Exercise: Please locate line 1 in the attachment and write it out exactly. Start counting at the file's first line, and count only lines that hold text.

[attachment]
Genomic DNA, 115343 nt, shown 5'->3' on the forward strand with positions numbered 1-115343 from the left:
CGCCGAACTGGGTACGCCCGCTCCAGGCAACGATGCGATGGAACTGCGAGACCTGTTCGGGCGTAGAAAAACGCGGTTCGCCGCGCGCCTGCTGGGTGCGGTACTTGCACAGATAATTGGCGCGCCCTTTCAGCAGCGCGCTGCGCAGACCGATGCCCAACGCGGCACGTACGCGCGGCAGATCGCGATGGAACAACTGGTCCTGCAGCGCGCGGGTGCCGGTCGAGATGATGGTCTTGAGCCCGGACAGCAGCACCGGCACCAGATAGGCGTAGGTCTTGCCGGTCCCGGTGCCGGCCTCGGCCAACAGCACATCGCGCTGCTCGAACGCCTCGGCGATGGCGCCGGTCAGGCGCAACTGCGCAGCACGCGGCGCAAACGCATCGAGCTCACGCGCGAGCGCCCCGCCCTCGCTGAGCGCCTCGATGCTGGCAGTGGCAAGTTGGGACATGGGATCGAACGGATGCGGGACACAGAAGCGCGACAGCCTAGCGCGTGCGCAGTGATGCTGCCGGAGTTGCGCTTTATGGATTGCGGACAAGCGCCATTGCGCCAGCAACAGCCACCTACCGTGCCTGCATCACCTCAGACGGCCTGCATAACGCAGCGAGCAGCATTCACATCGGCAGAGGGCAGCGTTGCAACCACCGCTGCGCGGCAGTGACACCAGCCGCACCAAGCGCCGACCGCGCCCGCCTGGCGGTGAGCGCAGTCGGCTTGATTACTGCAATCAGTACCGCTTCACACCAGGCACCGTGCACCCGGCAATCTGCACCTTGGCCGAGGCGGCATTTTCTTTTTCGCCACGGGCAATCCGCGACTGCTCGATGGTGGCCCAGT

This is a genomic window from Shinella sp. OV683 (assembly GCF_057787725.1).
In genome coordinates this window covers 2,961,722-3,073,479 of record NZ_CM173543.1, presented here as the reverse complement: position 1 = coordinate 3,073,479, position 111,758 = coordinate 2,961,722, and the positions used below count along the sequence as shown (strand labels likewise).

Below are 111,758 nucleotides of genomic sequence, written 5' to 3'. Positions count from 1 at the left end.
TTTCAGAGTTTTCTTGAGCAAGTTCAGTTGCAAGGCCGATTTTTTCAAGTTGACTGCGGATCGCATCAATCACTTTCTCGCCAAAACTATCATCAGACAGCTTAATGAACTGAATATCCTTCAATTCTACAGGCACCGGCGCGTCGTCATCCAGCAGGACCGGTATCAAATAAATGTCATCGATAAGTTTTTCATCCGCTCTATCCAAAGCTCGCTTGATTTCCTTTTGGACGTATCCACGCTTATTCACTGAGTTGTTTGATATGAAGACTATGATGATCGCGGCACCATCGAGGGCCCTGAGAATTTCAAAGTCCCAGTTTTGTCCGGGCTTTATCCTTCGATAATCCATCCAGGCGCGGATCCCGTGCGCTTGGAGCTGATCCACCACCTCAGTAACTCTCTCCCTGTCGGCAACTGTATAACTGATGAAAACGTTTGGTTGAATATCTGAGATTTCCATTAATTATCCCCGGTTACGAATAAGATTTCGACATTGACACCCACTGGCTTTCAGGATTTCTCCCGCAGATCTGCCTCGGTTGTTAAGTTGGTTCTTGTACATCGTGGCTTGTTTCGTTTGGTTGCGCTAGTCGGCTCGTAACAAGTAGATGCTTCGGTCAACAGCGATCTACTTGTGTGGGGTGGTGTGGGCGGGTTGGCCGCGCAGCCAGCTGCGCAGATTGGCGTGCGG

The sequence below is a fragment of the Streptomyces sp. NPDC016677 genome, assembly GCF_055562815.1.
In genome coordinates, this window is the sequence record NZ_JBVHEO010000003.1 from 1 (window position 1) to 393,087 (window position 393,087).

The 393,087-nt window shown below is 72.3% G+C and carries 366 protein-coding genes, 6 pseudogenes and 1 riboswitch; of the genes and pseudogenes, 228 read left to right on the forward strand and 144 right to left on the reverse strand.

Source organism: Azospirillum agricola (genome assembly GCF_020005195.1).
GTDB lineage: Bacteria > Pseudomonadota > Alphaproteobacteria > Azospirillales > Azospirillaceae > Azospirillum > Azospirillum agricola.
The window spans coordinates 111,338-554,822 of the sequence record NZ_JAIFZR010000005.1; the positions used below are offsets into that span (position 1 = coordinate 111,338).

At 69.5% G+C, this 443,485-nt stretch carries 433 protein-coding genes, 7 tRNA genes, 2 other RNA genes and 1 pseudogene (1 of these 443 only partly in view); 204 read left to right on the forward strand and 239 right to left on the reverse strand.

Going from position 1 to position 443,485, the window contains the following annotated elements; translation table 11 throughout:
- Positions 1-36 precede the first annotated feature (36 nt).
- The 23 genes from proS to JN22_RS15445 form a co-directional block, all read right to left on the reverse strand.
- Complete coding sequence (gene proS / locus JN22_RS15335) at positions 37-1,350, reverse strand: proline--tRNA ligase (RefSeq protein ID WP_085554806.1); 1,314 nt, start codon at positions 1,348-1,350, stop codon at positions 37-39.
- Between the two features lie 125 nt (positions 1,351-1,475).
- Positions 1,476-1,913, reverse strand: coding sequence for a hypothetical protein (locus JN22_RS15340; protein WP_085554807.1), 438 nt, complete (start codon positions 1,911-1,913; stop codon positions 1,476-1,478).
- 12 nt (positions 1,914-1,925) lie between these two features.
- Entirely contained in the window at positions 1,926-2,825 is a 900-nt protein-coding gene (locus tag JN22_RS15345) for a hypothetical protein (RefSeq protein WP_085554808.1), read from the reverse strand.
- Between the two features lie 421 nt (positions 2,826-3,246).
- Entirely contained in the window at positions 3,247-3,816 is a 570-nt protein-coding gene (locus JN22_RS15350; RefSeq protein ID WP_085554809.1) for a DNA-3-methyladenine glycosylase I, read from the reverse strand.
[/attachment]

Genomic DNA, 115343 nt, shown 5'->3' on the forward strand with positions numbered 1-115343 from the left: